The Golden Age of Boxing on Radio and Television also assays radio and boxing during World War II, the role of organized crime, and the monopolistic practices during the television era. Romano also presents a detailed account of announcers such as Don Dunphy and Ted Husing who brought the action to the listeners and viewers, the many appearances that boxers including Jack Dempsey, Joe Louis, and Rocky Marciano made on radio and television when they were not in the ring, and the mediums’ portrayal of the sport in an array of programming from drama to comedy. This is a must-have for all serious boxing fans.
SubtitleA Blow-by-Blow History from 1921 to 1964
AuthorBy Frederick V. Romano
Published25 July 2017
Dimensions6.00 x 9.00in.
Illustrations25 B&W photos.
About the author
Frederick V. Romano is a boxing historian with over thirty-five years of experience in the sport. He has served as a research consultant for HBO Boxing, produced and hosted a cable television show devoted to boxing, and acted as a certified amateur judge for matches throughout the New York area, including the prestigious Golden Gloves finals held annually in New York City. His first book, The Boxing Filmography, was published in 2004. He resides in Eastchester, New York.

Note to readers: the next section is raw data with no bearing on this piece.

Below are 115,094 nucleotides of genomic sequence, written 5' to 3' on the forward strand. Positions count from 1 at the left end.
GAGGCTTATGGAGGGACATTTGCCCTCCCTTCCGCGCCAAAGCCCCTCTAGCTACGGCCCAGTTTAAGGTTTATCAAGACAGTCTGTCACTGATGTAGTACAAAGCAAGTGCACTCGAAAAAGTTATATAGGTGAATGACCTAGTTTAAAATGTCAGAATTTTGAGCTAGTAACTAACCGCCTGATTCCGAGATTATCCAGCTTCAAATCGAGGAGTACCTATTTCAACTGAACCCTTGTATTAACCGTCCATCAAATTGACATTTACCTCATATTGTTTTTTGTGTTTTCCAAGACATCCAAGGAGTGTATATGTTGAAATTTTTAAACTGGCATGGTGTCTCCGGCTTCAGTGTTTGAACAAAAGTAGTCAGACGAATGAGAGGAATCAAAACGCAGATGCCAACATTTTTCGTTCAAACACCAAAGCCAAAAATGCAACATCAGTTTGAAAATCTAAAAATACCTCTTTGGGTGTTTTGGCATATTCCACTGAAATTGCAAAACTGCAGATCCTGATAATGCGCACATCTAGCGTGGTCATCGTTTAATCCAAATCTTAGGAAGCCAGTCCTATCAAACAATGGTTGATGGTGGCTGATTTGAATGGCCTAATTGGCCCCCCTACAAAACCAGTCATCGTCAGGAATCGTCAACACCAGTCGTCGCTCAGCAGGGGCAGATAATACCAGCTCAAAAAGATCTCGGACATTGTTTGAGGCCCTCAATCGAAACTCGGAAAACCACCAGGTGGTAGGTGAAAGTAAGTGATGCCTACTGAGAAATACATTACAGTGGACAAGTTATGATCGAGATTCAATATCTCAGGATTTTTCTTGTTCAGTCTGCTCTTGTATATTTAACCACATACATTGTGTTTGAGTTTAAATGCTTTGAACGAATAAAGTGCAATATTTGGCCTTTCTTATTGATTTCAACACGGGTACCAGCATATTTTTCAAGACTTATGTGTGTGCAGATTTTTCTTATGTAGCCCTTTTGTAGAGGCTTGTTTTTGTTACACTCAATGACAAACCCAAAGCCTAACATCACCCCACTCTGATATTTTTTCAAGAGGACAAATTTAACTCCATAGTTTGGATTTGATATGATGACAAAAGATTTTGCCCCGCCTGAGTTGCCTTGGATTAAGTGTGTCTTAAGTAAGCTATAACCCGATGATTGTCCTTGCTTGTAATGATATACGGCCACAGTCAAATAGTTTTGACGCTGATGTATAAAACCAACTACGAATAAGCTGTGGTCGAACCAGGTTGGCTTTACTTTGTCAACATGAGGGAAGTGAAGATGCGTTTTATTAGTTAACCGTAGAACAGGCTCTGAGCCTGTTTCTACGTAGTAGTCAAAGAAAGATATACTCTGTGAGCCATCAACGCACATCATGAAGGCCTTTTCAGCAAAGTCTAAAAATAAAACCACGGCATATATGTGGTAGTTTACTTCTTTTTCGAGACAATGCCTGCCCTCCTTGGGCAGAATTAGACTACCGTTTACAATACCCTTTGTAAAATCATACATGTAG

"In its day, boxing fascinated American sports fans, even more so than football does today. Meticulously researched, Frederick Romano's The Golden Age of Boxing on Radio and Television is absorbing. The text details the rich role that prizefights played in radio and television's formative years, profiles the colorful announcers behind the microphones and repaints word pictures that captured historic fights!" --David J. Halberstam, author, Sports on New York Radio
"Romano deserves credit for having undertaking an enormous amount of research...'The Golden Age of Boxing on Radio and Television' is a valuable resource."--Thomas Hauser, The Ring